Building » Hartlepool – St Teresa

Hartlepool – St Teresa

Braemar Road, Owton Manor, Hartlepool TS25 3BZ

A modest design, built to serve a post-war housing estate, economically built and with a functional interior. The church retains original nave seating and Stations of the Cross, but the sanctuary fittings all date from a more recent reordering.

The parish of St Teresa was founded from St Cuthbert’s in 1949, to serve the new Owton Manor Estate. The first parish priest was Fr John Gannon. Until a church could be built Mass was said during the week in the presbytery on Owton Manor Lane and on Sundays in the Traveller’s Rest public house. As the church was needed for a new housing estate, this enabled a licence to be granted for the building during post-war building restrictions. The church and new presbytery were completed in 1952. A school was built in 1958, extended in 1961 with the infants’ school built in 1964.


The building is aligned on a north-south axis with the sanctuary to the south end of the church; in this description, liturgical orientation will be used with the sanctuary assumed to be to the east.

The aisleless church has a five-bay nave, with a west narthex expressed externally by tall gabled cross wing laid with graduated slates.  The sanctuary has set back side walls and a blind east wall and is not prominent. The building is faced in drag-wire red brick, laid in stretcher bond, and has a shallow-pitched roof over the nave covered with mineral felt and hidden behind brick parapets. Square-headed steel windows with frosted glass are arranged in pairs, in concrete frames with a hoodmould detail, and ventilation hoppers. The principal entrance is within a gabled porch on the south side of the narthex, with panelled doors in a concrete surround. The contemporary presbytery is attached to the west end.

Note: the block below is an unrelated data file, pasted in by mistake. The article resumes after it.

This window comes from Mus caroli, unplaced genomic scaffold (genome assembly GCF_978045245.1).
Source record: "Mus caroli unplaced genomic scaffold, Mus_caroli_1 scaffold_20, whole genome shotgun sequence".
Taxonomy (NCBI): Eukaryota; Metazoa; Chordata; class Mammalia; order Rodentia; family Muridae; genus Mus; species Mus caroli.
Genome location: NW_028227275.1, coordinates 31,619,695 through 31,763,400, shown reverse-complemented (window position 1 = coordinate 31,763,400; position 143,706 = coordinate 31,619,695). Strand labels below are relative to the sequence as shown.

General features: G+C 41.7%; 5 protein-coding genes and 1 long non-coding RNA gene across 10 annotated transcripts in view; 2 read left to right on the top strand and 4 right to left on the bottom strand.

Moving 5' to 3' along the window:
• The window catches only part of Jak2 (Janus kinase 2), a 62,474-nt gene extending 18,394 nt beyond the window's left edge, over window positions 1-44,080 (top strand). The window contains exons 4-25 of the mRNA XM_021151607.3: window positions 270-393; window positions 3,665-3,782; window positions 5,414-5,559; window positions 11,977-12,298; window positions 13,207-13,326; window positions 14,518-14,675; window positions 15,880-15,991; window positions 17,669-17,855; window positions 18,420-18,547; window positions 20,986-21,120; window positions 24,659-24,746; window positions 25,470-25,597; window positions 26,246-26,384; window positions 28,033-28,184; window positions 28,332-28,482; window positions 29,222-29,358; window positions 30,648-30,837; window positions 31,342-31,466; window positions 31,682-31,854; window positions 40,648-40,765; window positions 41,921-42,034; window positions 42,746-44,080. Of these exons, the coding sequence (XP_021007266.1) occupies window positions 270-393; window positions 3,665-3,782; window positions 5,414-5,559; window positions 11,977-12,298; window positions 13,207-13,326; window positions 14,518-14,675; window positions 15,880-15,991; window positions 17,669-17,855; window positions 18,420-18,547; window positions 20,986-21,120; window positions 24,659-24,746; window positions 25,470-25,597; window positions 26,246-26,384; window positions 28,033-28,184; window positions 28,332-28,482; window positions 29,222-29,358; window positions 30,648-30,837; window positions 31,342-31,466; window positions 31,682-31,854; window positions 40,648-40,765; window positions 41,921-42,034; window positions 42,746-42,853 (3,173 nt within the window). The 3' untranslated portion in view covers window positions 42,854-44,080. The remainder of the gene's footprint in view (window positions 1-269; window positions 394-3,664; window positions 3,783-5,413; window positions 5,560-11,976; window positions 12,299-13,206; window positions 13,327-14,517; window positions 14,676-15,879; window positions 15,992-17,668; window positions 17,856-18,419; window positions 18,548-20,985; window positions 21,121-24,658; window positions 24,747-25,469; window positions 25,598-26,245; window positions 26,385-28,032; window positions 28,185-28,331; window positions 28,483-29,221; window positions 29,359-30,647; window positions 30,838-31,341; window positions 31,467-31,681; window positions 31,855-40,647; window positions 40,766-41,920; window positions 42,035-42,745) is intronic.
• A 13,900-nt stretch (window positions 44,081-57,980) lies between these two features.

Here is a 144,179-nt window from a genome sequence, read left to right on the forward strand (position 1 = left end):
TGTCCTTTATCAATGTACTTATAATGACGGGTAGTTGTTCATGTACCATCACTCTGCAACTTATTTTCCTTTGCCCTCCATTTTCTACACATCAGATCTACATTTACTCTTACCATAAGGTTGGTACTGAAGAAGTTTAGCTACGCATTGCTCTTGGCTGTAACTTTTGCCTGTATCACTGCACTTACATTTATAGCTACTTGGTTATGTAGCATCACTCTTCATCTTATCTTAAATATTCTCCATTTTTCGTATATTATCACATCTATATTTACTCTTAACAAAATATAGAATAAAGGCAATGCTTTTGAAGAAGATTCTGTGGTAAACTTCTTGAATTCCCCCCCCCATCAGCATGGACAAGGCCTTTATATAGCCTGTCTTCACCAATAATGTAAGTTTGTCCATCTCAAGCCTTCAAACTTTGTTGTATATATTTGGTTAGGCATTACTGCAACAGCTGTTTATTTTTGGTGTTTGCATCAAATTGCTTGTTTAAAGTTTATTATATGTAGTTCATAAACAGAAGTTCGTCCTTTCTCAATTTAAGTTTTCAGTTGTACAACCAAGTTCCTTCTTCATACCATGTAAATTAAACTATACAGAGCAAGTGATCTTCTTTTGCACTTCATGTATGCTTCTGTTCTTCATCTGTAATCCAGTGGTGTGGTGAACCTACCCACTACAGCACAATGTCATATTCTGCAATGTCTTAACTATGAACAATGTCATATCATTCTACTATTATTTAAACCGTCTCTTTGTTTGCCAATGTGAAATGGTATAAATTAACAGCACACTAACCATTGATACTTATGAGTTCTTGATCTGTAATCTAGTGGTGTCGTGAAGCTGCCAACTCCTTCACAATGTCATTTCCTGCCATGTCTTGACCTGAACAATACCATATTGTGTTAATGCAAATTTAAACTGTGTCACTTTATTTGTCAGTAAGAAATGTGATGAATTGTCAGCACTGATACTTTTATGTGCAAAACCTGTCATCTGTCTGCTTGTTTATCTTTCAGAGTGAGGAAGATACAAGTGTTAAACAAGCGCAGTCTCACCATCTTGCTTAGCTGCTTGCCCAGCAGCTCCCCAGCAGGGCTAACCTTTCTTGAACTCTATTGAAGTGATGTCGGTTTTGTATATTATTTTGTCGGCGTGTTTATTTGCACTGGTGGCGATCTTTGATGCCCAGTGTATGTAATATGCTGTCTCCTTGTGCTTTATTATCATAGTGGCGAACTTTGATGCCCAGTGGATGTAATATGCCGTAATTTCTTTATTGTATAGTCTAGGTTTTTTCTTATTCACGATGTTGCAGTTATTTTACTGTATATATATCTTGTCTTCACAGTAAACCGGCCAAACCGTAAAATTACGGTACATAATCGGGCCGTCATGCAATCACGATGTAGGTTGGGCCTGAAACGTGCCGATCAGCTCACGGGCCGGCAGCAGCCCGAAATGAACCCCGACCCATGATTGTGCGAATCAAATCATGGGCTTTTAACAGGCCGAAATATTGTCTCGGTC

The plain interior comprises one large volume, except for an enclosed porch at the south side of the narthex with small gallery above. Walls are plain plastered above a painted brick dado. The ceiling is finished in ‘artex’, with a recessed central panel that runs the full length of the volume. The floor is laid with linoleum tiles, with carpet to the aisles. Fittings include hardwood pews, good quality carved oak Stations of the Cross, stone carved statues of Our Lady and the Sacred Heart flanking the sanctuary and a painted stone octagonal font at the west end.  The sanctuary has been reordered and now has a panelled oak altar, tabernacle stand, lectern and seating, all late twentieth century. 

Heritage Details

Architect: Not established

Original Date: 1952

Conservation Area: No

Listed Grade: Not Listed